Turing Pharmaceuticals: Fair Profit or Price Gouging in the Drug Industry?

Published 29 May 2017
Reference 6253
Industry Pharmaceuticals
Region North America
Length 20 page(s)
Language English

This case examines how a drug price increase by one small company, Turing Pharmaceuticals, became the focal point of a controversy that engulfed the entire drug industry. Turing’s decision to raise the price of its anti-infection drug Daraprim, from $13.50 to $750 per dose, is emblematic of the debate about the responsibilities of pharmaceutical companies and business more generally. The case asks: Do pharmaceutical executives have a responsibility to patients when setting drug prices, or are they beholden only to their shareholders? More broadly, what are the responsibilities of companies to shareholders relative to other stakeholders? And what role should be taken by public policy makers in this domain? While set primarily in the United States, the case raises questions of corporate social responsibility and public policy for the global healthcare industry and business more generally. It provides an opportunity to explore the potentially conflicting demands of shareholders and stakeholders, the limits of industry self-regulation and the need for government-imposed price controls, notably in the context of patent monopolies.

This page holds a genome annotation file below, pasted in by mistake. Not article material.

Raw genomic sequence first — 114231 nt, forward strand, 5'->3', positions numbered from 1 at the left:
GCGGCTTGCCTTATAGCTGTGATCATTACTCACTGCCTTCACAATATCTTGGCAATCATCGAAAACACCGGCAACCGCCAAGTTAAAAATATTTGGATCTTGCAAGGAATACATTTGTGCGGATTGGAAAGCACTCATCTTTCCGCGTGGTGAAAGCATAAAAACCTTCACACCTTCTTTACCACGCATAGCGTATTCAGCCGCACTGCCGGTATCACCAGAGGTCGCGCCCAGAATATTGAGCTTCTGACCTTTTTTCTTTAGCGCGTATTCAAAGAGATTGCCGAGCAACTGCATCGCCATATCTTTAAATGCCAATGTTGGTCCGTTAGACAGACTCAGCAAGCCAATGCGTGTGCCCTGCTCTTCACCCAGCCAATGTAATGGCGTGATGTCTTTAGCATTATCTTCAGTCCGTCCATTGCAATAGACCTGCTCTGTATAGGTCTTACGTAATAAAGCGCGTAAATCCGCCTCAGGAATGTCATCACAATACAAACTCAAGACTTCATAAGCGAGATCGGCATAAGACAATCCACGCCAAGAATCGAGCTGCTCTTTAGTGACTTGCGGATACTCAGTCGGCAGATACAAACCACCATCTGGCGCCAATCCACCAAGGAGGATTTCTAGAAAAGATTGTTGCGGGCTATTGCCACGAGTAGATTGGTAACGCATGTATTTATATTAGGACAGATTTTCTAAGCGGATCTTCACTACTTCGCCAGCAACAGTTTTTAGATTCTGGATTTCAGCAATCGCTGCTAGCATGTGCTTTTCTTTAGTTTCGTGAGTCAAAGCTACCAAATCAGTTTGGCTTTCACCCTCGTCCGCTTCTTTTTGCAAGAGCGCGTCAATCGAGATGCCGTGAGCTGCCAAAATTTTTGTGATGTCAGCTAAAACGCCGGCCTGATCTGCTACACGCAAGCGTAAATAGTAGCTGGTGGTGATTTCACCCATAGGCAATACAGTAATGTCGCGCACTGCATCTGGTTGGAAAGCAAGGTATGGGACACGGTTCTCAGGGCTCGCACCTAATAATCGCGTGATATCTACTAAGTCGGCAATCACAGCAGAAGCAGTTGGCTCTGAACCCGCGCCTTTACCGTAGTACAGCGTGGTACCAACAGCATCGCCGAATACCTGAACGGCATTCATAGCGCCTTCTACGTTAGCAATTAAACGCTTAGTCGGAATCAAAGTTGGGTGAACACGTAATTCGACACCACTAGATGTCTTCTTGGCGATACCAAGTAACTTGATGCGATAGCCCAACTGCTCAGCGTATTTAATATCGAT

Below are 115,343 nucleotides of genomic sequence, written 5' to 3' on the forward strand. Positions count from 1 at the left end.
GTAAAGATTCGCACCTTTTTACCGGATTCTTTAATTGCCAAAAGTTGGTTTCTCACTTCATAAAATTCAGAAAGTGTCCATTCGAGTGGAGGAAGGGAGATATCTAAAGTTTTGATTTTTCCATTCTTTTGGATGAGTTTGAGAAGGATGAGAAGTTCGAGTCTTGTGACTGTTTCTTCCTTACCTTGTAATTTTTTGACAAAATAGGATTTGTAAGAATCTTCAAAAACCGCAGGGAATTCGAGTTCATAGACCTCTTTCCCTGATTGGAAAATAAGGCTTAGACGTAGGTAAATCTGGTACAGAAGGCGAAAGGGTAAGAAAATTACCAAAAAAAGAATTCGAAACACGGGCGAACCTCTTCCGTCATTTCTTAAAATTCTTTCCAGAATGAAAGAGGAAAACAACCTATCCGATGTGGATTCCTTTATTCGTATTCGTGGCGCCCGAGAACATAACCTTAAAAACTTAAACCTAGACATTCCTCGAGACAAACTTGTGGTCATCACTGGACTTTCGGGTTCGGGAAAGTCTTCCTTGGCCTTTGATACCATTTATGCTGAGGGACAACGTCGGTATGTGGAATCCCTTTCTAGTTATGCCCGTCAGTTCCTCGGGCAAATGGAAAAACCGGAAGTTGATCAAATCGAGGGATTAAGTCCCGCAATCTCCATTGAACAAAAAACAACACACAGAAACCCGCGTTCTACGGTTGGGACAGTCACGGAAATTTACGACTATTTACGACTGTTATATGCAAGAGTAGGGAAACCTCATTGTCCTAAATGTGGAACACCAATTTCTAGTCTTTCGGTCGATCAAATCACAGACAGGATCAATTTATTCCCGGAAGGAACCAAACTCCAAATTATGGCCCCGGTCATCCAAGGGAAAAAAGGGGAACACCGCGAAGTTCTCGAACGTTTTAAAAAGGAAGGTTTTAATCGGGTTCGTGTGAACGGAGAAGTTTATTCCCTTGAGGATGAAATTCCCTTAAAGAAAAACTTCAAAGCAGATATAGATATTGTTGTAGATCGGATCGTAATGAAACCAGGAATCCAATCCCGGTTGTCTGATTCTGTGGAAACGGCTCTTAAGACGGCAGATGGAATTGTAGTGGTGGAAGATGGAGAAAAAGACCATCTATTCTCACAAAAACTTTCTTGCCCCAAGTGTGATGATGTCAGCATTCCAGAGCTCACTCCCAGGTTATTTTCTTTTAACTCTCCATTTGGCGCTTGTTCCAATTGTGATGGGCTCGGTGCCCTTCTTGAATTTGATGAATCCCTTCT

Teaching objectives

1. To explore the nature of corporate social responsibility and its role in business decision-making, especially when the interests of different stakeholders are potentially in conflict. 2. To debate the responsibilities of pharmaceutical companies and other firms providing lifesaving products and services in relation to decisions about price and profitability. 3. How managers can strike a balance between obligations to different stakeholders, applying considerations of profitability, social responsibility, moral obligation, protecting corporate reputation and enlightened self-interest in the context of a life-threatening human need. 4. To identify the limits to corporate social responsibility in answer to the question: How much is enough? 5. To discuss how industries can police themselves, and the role of public policy interventions and industry regulation when they cannot. 6. To highlight the new challenges posed by public dissatisfaction with questionable company practices as expressed via social media, and the implications for business.

  • Corporate Social Responsibility (CSR)
  • Stakeholders
  • Shareholder primacy norm
  • Drug prices
  • Fairness in pricing
  • Price gouging
  • Government regulation
  • Industry self-regulation
  • Patent monopolies
  • Industry reputation
  • Social media
  • Pharmaceutical industry
  • Valeant Pharmaceuticals
  • Q31617